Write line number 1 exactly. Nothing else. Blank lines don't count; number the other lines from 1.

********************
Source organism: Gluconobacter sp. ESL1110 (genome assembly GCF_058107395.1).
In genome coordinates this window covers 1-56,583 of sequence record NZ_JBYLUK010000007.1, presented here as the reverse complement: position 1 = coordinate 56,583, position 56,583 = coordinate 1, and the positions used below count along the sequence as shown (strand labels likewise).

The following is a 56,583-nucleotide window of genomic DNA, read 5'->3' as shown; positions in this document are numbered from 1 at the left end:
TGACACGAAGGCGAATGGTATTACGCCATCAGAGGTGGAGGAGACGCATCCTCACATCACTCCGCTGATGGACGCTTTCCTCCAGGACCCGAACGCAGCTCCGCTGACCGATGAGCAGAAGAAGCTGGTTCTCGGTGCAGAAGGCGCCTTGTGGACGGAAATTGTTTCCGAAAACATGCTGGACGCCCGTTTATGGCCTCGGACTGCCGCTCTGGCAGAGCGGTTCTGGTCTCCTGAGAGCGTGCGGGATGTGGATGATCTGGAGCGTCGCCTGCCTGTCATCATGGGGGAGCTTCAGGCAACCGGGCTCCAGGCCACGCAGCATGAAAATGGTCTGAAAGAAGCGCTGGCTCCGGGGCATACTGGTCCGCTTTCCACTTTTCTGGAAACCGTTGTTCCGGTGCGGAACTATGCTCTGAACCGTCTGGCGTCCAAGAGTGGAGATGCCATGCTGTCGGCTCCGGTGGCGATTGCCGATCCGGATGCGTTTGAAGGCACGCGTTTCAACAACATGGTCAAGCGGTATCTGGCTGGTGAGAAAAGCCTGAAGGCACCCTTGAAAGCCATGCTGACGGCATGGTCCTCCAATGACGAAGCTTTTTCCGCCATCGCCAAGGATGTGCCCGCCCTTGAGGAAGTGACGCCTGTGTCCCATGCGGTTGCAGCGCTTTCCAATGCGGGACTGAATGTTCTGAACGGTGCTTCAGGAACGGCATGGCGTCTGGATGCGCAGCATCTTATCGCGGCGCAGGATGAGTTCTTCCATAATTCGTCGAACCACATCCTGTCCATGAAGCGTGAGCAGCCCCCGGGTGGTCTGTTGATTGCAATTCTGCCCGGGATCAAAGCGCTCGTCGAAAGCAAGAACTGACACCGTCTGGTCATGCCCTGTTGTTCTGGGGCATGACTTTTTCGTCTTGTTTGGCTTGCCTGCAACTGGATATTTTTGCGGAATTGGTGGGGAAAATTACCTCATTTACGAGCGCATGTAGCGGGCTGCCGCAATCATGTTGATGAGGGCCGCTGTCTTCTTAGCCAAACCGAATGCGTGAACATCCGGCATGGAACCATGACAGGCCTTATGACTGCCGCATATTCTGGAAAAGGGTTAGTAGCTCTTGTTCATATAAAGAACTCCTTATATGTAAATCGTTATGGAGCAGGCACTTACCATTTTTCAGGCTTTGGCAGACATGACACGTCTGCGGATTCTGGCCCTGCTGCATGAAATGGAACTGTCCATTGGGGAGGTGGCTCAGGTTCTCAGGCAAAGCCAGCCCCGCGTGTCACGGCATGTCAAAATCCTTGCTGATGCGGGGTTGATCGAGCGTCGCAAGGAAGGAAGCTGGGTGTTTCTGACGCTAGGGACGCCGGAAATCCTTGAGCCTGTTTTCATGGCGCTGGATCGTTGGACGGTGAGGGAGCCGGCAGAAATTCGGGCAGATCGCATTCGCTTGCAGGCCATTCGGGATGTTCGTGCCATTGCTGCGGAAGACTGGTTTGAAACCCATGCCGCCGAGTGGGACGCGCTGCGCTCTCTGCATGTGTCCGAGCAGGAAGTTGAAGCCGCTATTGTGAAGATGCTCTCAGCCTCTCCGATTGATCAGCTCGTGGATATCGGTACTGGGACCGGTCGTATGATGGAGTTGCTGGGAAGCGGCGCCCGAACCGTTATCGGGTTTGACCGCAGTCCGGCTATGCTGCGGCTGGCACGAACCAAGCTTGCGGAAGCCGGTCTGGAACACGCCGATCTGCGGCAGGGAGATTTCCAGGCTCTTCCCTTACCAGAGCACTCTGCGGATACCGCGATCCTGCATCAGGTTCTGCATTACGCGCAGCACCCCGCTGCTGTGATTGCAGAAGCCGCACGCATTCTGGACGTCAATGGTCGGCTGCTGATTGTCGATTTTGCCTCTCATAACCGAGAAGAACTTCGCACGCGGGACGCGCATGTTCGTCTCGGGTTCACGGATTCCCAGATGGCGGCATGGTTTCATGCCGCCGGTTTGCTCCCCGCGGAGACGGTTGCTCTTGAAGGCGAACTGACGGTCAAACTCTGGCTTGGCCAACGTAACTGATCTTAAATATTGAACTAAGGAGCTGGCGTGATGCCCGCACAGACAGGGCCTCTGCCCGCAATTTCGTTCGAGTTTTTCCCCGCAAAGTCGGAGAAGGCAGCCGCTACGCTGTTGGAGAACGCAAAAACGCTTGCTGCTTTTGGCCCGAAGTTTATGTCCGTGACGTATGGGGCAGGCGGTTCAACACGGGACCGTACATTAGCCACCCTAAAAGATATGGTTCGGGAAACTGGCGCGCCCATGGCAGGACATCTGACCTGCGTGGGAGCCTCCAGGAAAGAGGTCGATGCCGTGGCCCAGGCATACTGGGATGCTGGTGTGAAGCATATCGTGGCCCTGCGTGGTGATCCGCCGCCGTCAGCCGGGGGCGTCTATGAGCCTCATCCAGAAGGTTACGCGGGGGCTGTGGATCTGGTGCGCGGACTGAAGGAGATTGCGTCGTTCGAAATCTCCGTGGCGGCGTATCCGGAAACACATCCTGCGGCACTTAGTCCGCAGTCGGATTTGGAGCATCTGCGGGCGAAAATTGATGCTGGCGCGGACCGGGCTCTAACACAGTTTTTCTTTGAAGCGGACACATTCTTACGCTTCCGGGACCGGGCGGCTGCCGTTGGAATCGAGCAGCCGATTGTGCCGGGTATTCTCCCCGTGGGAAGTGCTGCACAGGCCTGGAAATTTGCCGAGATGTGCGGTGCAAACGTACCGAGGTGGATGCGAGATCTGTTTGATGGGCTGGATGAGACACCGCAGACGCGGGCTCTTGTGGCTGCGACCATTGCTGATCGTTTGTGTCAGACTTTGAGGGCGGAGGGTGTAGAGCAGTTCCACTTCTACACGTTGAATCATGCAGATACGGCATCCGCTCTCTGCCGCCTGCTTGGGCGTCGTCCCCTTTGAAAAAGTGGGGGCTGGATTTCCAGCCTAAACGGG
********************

Source organism: Gluconobacter sp. ESL1110 (genome assembly GCF_058107395.1).